Wednesday, 8 August 2007

Food Terminology or How NOT to be a wanker..

Recently Furry and I had the opportunity to eat at a tres Chi Chi Pooh Pooh restaurant, and we were STUNNED by the ridiculous and uber-pretentious use of trendy culinary terms.

"Local organic free-range pesticide/herbicide-free carbon-footprint-friendly Beoef Burgundy sausages served on a bed of garlic skordalia, with a creme fraiche and redwine jus"

Umm.. NO.

Skordalia:

(from The Food Lovers Companion)

skordalia
[skor-dahl-YAH]
A Greek sauce or dip made with pureed baked potatoes, garlic, lemon juice, olive oil, vinegar, parsley and sometimes bread crumbs or ground nuts. Skordalia is served with various dishes including grilled meats, poultry and fish, soups and as a dip for raw vegetables and/or bread.

garlic skordalia is a tautology. If it don't have garlic, it ain't skordalia...

And skordalia is Greek.. Don't blind me with words like "fusion food"... you can't have skordalia with Boef Burgundy sausages... you'd have FRENCH mashed potatoes (that's with onion, guys)

But that overused and poncy word "jus".. you CAN have that with Boef Burgundy... it's French...

Again from The Food Lovers Companion:

jus
[ZHOO]
The French word for "juice," which can refer to both fruit and vegetable juices, as well as the natural juices exuded from meat. Jus de citron is "orange juice," while jus de viande means "juices from meat." A dish (usually meat) that is served au jus is presented with its own natural juices.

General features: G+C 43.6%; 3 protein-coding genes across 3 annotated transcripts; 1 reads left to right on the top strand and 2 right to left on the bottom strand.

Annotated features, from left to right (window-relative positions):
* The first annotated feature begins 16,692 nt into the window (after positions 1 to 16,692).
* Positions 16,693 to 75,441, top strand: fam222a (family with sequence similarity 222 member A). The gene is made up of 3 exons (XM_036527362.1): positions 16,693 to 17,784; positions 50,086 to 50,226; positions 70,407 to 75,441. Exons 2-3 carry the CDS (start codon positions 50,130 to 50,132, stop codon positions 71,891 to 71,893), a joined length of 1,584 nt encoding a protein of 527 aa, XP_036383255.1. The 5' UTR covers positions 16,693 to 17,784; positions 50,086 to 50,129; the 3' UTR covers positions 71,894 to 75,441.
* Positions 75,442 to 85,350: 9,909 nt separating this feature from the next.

So, technically the addition of creme fraiche and red wine does not make it a jus. Oui??

which brings us noicely to Creme Fraiche:

CREME FRAICHE IS NOT SIMPLY SOUR CREME...

Creme Fraiche is

crème fraîche
[krehm FRESH]
This matured, thickened cream has a slightly tangy, nutty flavor and velvety rich texture. The thickness of crème fraîche can range from that of commercial sour cream to almost as solid as room-temperature margarine. In France, where crème fraîche is a specialty, the cream is unpasteurized and therefore contains the bacteria necessary to thicken it naturally. In America, where all commercial cream is PASTEURIZED, the fermenting agents necessary for crème fraîche can be obtained by adding buttermilk or sour cream. A very expensive American facsimile of crème fraîche is sold in some gourmet markets. The expense seems frivolous, however, when it's so easy to make an equally delicious version at home. To do so, combine 1 cup whipping cream and 2 tablespoons buttermilk in a glass container. Cover and let stand at room temperature (about 70°F) from 8 to 24 hours, or until very thick. Stir well before covering and refrigerate up to 10 days. Crème fraîche is the ideal addition for sauces or soups because it can be boiled without curdling. It's delicious spooned over fresh fruit or other desserts such as warm cobblers or puddings.

Well.. we're not in America, and if you can get organic free range sausages, you can get your hands on unpasteurized milk, and we're eating a French dish, so again I say... CREME FRAICHE IS NOT SIMPLY SOUR CREME

Guys... Bangers and mash with red wine and sour creme gravy would have sold it to me MUCH better.

And I remember the days when mise en place was called prep, and aerating was still called sifting.

2 comments:

Toni Toni Toni said...

BAHAHAHA I love you!!!!

Toni (kamper)

purple goddess said...

I love you too, sweetie...

But if you mention the word "jus" when I come to visit, I am going to have to stab you in the eye with a spork.